According to a study published by the Academic Cooperation Association, written by Bernd Wächter and Friedhelm Maiworm, the number of English-Taught Programmes (ETPs) at universities in non-English-speaking European countries has more than tripled between 2007 and 2014. Perhaps just as remarkably, they have increased tenfold since 2001.
Data and correspondence show that the rise in ETPs and English as a Method of Instruction (EMI) is set to continue not just in Europe, but around the world – what does this mean for higher education, and academia as a whole?
ETPs – Coming to a School near You
The 2014 analysis of ETPs in Europe is the latest of three studies, the previous two being in 2007 and 2001. Let’s get the most obvious numbers in the open:
- In 2001, there were 725 ETPs in Europe
- In 2007, there were 2,389 ETPs in Europe
- In 2014, there were 8,089 ETPs in Europe
Considering that the study involved some 28 countries, it should come as no surprise that the enthusiasm with which ETPs had been taken up varies across the region. The country with the most ETPs is The Netherlands, with 1,078 as of 2014 – 29.9% of all undergraduate and postgraduate degrees in the country. Similarly, 38% of degrees in Denmark (accounting for 494 programmes) are ETPs, the highest proportion found in the report. On the other hand, in Turkey (included in the report as part of South East Europe) only 1.9% of degrees are ETPs.
As a general rule, ETP provision in Europe is higher in northern countries and lower in southern states. Countries in the report’s ‘Nordic’ group (Denmark, Finland, Iceland, Norway and Sweden) had the highest proportion of ETPs, while countries in the ‘South East Europe’ (Bulgaria, Cyprus, Greece, Croatia, Romania and Turkey) had the lowest.
ETPs have received a lot of attention, generated a fair share of controversy, and led to some major shifts in the academic culture of non-English speaking nations, but the student take-up in Europe is still far from reaching a critical mass. As of 2014, only 1.3% of students from the surveyed countries (290,000) were enrolled in ETPs. Judging by current trends, English as a Method of Instruction may well be the future of academia. It is, however, not the present.
Why the Increase?
Institutions and countries have their own reasons for providing or encouraging the provision of ETPs. The ACA report surveyed over 1,000 Institutional Coordinators and Programme Directors at schools which had established ETPs to try and figure out what was behind the increase in these programmes. These are the 12 reasons which emerged, and the level of importance attached to them by respondents:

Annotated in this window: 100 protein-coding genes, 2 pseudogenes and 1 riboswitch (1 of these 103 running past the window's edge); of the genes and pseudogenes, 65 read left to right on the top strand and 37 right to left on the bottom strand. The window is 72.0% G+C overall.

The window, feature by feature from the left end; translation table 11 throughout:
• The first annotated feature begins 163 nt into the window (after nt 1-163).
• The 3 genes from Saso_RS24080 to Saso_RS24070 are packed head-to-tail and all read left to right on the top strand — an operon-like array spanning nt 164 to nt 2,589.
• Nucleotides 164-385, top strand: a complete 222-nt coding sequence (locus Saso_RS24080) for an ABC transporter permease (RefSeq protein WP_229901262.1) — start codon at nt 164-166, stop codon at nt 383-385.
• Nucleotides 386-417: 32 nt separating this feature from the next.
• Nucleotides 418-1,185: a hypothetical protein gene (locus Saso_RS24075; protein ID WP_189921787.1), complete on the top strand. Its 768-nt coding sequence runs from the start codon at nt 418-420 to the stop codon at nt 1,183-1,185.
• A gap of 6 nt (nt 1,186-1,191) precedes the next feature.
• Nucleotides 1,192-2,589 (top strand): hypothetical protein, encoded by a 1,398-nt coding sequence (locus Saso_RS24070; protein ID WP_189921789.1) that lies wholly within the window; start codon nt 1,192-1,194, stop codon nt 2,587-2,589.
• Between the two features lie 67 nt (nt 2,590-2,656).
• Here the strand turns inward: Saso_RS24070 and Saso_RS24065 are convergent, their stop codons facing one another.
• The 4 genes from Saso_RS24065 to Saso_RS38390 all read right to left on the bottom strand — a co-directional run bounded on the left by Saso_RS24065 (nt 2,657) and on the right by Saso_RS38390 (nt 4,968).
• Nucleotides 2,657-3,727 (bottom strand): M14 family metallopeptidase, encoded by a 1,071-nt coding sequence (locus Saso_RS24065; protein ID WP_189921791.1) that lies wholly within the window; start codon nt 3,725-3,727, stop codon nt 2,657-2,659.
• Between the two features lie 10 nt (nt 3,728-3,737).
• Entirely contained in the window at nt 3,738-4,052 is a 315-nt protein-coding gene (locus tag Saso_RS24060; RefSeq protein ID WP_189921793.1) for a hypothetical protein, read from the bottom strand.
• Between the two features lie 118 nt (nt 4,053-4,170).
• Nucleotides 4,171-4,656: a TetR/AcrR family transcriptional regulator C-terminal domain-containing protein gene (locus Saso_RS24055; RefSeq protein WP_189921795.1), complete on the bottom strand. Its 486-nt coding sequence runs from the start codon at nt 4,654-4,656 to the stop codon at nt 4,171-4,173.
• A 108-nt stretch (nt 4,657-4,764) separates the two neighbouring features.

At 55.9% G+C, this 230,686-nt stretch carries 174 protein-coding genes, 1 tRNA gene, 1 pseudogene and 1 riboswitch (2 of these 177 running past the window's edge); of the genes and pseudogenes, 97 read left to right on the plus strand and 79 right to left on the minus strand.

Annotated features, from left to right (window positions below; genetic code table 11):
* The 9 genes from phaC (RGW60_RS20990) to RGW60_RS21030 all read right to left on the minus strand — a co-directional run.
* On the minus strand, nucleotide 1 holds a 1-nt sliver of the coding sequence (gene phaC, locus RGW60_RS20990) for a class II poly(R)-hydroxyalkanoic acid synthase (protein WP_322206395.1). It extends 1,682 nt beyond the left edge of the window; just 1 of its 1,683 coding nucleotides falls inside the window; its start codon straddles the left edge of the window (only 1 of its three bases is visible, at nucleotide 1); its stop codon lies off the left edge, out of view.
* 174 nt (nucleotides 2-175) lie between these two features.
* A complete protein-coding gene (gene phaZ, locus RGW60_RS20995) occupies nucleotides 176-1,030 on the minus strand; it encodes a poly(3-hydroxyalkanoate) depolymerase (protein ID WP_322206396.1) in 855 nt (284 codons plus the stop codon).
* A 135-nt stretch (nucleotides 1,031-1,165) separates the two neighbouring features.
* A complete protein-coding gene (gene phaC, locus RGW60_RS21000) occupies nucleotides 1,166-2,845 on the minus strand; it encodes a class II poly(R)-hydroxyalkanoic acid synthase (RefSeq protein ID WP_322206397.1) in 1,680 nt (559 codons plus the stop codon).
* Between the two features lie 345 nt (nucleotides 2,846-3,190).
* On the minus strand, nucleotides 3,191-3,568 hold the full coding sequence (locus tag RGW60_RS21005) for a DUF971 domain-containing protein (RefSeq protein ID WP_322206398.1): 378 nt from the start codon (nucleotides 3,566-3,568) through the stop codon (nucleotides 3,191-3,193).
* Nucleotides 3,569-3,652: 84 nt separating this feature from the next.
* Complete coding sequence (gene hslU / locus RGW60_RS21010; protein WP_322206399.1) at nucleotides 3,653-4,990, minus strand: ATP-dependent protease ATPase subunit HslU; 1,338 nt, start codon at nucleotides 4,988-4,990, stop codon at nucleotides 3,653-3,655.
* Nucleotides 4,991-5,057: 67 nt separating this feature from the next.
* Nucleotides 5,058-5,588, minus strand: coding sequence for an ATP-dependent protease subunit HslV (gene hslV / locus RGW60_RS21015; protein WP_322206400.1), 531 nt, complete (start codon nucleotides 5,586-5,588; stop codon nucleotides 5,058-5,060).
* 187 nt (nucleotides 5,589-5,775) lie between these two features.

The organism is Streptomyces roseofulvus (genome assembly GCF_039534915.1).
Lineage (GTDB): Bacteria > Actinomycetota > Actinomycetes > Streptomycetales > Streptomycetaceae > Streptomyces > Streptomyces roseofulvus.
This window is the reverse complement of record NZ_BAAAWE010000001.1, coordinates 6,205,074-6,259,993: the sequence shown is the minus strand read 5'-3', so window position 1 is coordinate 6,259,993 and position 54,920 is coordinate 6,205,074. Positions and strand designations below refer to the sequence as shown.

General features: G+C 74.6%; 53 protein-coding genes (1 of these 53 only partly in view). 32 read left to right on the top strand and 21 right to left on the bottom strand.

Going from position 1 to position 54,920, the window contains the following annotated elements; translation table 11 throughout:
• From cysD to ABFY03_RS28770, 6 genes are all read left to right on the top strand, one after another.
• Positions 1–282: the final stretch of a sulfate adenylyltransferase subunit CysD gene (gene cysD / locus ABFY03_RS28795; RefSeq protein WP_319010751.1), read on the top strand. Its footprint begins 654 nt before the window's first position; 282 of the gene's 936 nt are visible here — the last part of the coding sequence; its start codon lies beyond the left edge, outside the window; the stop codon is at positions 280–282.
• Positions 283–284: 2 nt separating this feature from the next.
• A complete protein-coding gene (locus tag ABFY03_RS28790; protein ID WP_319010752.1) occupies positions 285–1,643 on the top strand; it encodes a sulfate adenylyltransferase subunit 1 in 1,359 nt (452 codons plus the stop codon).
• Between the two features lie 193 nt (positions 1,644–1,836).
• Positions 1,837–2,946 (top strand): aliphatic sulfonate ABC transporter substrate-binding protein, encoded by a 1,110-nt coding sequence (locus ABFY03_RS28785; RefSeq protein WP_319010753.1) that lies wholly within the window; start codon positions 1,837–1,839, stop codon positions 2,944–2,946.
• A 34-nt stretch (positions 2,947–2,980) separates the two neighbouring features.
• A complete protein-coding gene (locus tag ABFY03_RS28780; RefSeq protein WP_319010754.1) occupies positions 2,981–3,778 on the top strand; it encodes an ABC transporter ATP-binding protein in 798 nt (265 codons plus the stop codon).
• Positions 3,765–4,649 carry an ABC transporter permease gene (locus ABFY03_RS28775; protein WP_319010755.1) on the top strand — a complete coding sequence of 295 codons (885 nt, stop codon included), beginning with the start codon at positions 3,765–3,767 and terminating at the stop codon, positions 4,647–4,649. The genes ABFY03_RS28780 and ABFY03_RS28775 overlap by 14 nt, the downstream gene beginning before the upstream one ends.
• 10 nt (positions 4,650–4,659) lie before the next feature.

- To remove a major language barrier for potential international students. 80% importance.
- To prepare domestic students for international markets. 80% importance.
- To enrich the learning experience by increasing diversity of backgrounds and nationalities. 77% importance.
- To enhance the institution’s profile on the international stage and in comparison to domestic rivals. 73% importance.
- To improve the intercultural understanding and relevant skills of domestic students. 72% importance.
- To build partnerships with institutions from other countries (e.g. exchange programmes, double degrees). 71% importance.
- To attract top international talent to the institution (e.g. PhD students). 68% importance.
- To draw in international academic staff. 52% importance.
- To attract foreign students as a future, well-qualified workforce. 47% importance.
- To provide high-quality tertiary education for students from developing countries, possibly as a form of development aid. 44% importance.
- To counterbalance a lack of enrolment from domestic students. 30% importance.
- To improve the school’s income base through international student fees. 30% importance.
Considering that many of Europe’s national languages aren’t widely spoken, it makes sense that the two features thought to be most important focus on the benefits of English’s (controversial) pseudo-world-language status itself. Perhaps unexpectedly, practical concerns such as revenue and student intake were joint last in importance. The most popular reasons behind establishing ETPs focus on internationalising the institution and enhancing the student experience itself.
The three most commonly-cited effects of introducing ETPs are…
- Improved international awareness (noticed by 84% of respondents)
- Strengthened partnerships with foreign institutions (noticed by 81% of respondents)
- Improvement of assistance, guidance and advice for foreign students (noticed by 71% of respondents)
Compare the expectations with the observed effects, and it looks like ETPs are delivering on the hopes of their organizers. This shouldn’t come as a surprise, as it would be strange for ETPs to growing at such a rate if they weren’t resulting in positive outcomes for institutions.
On the Other Hand…
Europe has seen year-on-year growth in ETP numbers for some time now, and on just this one continent – albeit one with a massively heterogeneous higher education sector – the growth has varied heavily from place to place. This has just been a quick glimpse at the positive points and the general trend. To get the full picture, we need to look a bit further afield: Why don’t some schools want to open ETPs, and have some early adopters had negative experiences?
There has been a significant growth in ETPs worldwide along with EMI in general, but it has not always been well-received. In the follow-up to this blog (due to be published next week), we’ll look at the downsides, difficulties, and controversies that switching to English-language teaching can invite in.